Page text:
The documents and related graphics published on this server could include technical inaccuracies or typographical errors. Changes are periodically added to the information herein. Mondaq Ltd and/or its respective suppliers may make improvements and/or changes in the product(s) and/or the program(s) described herein at any time.


    Mondaq Ltd requires you to register and provide information that personally identifies you, including what sort of information you are interested in, for three primary purposes:

    • To allow you to personalize the Mondaq websites you are visiting.
    • To enable features such as password reminder, newsletter alerts, email a colleague, and linking from Mondaq (and its affiliate sites) to your website.
    • To produce demographic feedback for our information providers who provide information free for your use.

    Mondaq (and its affiliate sites) do not sell or provide your details to third parties other than information providers. The reason we provide our information providers with this information is so that they can measure the response their articles are receiving and provide you with information about their products and services.

    Information Collection and Use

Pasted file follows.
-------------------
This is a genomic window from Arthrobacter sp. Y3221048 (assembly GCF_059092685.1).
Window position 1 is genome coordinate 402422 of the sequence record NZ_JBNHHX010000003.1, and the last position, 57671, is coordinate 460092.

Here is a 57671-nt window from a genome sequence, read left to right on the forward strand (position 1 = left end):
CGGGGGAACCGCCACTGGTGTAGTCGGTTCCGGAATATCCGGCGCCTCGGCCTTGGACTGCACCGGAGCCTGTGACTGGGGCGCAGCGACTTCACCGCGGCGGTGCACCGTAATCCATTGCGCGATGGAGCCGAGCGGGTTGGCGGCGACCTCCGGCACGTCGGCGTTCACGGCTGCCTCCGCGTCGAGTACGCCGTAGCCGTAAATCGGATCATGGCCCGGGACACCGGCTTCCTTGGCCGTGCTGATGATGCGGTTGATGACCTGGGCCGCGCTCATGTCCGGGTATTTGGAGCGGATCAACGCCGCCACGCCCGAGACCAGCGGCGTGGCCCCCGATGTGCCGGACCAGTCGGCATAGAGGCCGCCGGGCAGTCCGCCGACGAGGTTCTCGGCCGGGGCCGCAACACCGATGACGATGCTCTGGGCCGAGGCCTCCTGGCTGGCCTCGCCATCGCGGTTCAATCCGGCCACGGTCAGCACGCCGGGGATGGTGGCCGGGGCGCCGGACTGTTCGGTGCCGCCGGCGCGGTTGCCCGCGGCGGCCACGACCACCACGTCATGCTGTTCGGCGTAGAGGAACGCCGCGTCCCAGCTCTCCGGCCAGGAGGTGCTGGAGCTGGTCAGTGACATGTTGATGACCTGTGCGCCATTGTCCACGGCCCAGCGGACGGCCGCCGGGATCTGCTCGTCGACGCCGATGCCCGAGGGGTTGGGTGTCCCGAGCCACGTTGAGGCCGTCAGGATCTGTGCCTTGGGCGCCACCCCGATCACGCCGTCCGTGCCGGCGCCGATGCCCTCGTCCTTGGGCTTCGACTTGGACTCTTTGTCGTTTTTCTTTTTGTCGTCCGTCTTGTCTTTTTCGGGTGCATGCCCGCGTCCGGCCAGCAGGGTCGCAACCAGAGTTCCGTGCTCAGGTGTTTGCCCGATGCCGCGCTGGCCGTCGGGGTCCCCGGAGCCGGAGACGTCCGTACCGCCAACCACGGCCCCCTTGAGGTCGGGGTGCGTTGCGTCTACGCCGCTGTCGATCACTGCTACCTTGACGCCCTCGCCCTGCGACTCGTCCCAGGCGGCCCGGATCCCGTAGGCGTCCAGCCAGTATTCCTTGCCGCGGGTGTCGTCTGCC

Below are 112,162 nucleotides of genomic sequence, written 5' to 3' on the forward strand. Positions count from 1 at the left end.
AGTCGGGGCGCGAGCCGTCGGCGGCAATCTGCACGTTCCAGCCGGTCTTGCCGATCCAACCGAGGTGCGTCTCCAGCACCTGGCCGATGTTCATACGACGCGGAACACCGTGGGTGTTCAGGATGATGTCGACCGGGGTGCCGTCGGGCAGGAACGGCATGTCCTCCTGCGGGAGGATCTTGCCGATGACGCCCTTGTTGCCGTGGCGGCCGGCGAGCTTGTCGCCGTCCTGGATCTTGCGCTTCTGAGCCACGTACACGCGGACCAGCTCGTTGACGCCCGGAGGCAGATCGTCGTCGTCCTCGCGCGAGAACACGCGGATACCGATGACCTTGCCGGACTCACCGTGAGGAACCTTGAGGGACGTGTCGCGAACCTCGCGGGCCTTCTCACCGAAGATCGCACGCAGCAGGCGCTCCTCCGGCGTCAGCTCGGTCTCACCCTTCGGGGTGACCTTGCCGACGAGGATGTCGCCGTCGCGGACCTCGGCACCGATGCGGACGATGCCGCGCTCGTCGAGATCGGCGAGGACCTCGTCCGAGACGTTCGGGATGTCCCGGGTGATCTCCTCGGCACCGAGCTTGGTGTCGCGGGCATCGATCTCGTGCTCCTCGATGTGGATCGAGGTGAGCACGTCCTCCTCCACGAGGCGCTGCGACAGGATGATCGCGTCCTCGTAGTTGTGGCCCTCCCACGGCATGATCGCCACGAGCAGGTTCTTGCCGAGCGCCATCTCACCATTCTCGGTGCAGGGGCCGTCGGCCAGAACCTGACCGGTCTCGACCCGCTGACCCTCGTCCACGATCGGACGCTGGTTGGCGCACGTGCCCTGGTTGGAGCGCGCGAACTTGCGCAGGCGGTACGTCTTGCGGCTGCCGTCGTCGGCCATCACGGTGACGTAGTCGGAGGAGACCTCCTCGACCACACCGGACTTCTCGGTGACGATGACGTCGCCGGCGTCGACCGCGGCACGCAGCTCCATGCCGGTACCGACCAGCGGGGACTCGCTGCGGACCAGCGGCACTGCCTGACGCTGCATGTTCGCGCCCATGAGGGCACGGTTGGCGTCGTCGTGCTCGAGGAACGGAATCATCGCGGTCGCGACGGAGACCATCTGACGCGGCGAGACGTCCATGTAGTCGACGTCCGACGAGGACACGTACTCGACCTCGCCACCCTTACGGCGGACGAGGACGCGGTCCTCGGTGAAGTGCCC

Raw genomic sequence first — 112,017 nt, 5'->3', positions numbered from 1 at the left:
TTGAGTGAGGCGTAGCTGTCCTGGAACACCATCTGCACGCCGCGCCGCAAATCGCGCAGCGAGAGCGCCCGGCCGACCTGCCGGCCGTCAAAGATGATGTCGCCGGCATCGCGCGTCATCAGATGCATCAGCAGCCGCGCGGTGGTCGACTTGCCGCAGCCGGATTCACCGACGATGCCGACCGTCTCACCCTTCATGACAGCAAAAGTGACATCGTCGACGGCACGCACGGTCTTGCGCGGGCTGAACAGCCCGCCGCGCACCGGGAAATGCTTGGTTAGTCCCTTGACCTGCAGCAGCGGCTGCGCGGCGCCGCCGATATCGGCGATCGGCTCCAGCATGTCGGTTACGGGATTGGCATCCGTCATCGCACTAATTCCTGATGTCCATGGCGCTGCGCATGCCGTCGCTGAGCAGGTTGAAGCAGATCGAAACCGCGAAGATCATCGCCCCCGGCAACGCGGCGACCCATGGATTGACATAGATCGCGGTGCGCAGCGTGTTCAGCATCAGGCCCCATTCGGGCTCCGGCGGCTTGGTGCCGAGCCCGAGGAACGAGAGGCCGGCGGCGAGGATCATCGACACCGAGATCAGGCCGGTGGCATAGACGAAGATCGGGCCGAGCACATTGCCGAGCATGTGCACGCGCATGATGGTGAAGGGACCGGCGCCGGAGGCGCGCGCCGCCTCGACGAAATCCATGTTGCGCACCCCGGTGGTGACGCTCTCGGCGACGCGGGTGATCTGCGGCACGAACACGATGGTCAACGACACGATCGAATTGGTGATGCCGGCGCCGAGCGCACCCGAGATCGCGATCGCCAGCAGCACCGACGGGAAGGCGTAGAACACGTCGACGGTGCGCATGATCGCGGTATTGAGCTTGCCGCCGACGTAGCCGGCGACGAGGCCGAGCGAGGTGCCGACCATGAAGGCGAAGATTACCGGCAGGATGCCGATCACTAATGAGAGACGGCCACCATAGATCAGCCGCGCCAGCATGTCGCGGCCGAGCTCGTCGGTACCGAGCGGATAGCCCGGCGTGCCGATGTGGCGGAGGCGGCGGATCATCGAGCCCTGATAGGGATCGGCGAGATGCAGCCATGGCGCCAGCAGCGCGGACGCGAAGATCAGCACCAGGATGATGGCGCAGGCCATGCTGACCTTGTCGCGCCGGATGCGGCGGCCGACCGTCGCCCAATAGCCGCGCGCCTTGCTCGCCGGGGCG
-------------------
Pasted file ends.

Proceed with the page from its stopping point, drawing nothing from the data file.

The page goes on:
We require site users to register with Mondaq (and its affiliate sites) to view the free information on the site. We also collect information from our users at several different points on the websites: this is so that we can customise the sites according to individual usage, provide 'session-aware' functionality, and ensure that content is acquired and developed appropriately. This gives us an overall picture of our user profiles, which in turn shows to our Editorial Contributors the type of person they are reaching by posting articles on Mondaq (and its affiliate sites) – meaning more free content for registered users.

    We are only able to provide the material on the Mondaq (and its affiliate sites) site free to site visitors because we can pass on information about the pages that users are viewing and the personal information users provide to us (e.g. email addresses) to reputable contributing firms such as law firms who author those pages. We do not sell or rent information to anyone else other than the authors of those pages, who may change from time to time. Should you wish us not to disclose your details to any of these parties, please tick the box above or tick the box marked "Opt out of Registration Information Disclosure" on the Your Profile page. We and our author organisations may only contact you via email or other means if you allow us to do so. Users can opt out of contact when they register on the site, or send an email to with “no disclosure” in the subject heading

    Mondaq News Alerts

    In order to receive Mondaq News Alerts, users have to complete a separate registration form. This is a personalised service where users choose regions and topics of interest and we send it only to those users who have requested it. Users can stop receiving these Alerts by going to the Mondaq News Alerts page and deselecting all interest areas. In the same way users can amend their personal preferences to add or remove subject areas.